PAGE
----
# How did we come about dicovering energy and why is Joule its unit?

1. Apr 12, 2013

### Melac12

When my textbook talks about energy it starts with kinetic and potential. The derivation goes like this. F=ma=m(dv/dt)=-mg then they split the derivative using chain rule
(dv/dt)=(dv/dy)(dy/dt) therefore since (dy/dt)=v we get F=mv(dv/dy)=-mg then they write mv dv= -mg dy then they integrate ∫mv dv= -∫mg dy and we get
(1/2)(mv^2)-(1/2)(mv^2)=-(mgy)+(mgy)
Then the text book just defines kinetic and potential energy and says that J=1kg(m/s)^2

I have a hard time understanding why they did this things. If I were a scientist what would make me do all those steps then integrate and then define energy with that unit. What made them think that that derived unit represents energy? How do they know they are right? Energy is not something we see like motion and its not something we feel like force, but we know its there. And clearly energy is related to force so how did scientists put it all together?
If anyone can explain to me why this is a good way to define energy and perhaps also tell me how scientists got to it historically, it would be greatly appreciated.
1. The problem statement, all variables and given/known data

2. Relevant equations

3. The attempt at a solution

2. Apr 12, 2013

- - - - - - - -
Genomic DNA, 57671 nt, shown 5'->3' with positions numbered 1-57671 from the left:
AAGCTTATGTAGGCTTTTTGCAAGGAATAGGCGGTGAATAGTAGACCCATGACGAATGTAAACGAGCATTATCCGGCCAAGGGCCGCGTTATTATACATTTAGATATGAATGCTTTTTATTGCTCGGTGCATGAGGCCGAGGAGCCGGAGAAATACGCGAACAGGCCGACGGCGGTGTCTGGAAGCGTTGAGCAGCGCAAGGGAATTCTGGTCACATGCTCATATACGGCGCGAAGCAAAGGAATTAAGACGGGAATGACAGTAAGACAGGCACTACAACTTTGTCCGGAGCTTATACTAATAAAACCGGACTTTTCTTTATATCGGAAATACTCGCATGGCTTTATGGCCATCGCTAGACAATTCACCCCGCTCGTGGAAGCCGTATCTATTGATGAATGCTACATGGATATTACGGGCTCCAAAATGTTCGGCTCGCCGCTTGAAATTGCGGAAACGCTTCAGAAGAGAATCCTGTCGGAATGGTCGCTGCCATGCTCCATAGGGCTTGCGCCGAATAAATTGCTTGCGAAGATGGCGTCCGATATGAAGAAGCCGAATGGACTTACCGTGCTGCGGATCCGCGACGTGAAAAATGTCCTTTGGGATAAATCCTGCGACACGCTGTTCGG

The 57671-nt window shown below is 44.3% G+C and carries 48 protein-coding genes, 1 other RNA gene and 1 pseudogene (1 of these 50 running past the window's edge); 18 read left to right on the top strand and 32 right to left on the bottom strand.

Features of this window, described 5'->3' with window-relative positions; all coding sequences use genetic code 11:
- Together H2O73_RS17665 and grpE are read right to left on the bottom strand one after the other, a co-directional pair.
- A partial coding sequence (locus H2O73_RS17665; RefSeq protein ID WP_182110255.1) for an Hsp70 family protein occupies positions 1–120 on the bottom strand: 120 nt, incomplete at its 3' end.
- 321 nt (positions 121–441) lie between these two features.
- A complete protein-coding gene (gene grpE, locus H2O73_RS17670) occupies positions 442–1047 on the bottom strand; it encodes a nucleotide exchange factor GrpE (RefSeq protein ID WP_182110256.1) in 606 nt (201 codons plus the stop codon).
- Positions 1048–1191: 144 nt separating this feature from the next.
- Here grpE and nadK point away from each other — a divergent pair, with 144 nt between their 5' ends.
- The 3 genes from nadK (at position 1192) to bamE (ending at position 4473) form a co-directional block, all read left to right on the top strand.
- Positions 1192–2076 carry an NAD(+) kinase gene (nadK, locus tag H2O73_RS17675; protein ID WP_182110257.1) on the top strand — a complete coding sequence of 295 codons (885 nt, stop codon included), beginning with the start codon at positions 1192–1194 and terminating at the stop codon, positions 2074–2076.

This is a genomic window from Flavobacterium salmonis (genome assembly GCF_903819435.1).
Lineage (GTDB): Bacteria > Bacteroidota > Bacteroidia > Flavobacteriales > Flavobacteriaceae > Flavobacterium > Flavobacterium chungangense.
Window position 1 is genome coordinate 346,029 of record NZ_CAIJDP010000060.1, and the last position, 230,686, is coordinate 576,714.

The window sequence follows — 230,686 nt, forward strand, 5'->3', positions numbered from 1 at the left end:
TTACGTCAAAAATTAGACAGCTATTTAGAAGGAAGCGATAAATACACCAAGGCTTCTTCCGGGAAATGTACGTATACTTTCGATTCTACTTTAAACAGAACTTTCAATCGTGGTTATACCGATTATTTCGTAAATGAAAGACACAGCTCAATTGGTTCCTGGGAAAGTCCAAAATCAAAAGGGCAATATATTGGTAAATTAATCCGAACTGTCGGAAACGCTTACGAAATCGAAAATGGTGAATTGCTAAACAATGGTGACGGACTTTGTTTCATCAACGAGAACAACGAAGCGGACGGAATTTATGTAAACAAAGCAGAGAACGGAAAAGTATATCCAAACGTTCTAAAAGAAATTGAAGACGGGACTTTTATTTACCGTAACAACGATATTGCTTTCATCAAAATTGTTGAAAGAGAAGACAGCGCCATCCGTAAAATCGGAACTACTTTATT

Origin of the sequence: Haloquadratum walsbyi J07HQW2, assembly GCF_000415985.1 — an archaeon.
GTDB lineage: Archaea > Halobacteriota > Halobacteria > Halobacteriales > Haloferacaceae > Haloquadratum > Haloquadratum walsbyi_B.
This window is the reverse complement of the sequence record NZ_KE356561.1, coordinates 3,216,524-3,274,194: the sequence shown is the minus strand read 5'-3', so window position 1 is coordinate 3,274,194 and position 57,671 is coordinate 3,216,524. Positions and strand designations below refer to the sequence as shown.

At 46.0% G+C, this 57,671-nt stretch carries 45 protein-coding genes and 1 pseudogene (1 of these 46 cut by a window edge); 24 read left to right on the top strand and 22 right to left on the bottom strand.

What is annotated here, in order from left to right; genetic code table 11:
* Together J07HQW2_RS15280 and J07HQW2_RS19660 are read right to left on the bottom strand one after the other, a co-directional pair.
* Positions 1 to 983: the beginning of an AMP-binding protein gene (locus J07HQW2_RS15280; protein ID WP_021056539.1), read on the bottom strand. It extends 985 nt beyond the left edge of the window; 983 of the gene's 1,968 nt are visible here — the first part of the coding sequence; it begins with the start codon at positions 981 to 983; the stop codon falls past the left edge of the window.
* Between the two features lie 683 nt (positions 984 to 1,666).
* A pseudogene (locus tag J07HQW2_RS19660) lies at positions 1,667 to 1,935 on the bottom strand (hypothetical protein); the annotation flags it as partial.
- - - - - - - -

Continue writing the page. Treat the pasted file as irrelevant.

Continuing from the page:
### Dick

Forget about the calculus. If you can feel force then wouldn't make sense that work (energy) should be something like force*distance?

3. Apr 13, 2013

### SteamKing

Staff Emeritus
4. Apr 13, 2013

### Andrew Mason

These are good questions. It is not immediately obvious why energy is defined this way. It took scientists a long time - almost 200 years after Newtons laws - to realize this. Unfortunately, few introductory physics texts go into the history of how this concept evolved.

It was Joule (1818-1889) who first demonstrated the relationship between heat and work.

With this understanding that heat could be created by work, it was first realized that energy - the ability to do work - is always conserved, in some form, in any interaction. This was fundamental to the development of the field of thermodynamics. The standard unit of energy was named the Joule in recognition of the importance of Joule's contribution.

The History of Energy is quite interesting and I would recommend the wiki article.

AM

5. Apr 14, 2013

### arildno

As Andrew says:
A very good question, and non-trivial.
Basically, what we learn today is the fastest way by means of logic&math to reach "energy"; that fastest way was NOT how, historically, the energy concept developed.

6. Apr 14, 2013

### voko

It has been known since Galileo that the height from which a body falls is proportional to the square of its final velocity.

7. Apr 14, 2013

### Staff: Mentor

It seems to me that the earliest of the energy-related concepts was "work" as force times distance, which goes back to the early 1600s in connection with levers. Think of the "law of the lever" in which force times distance is the same on both "sides" of the lever.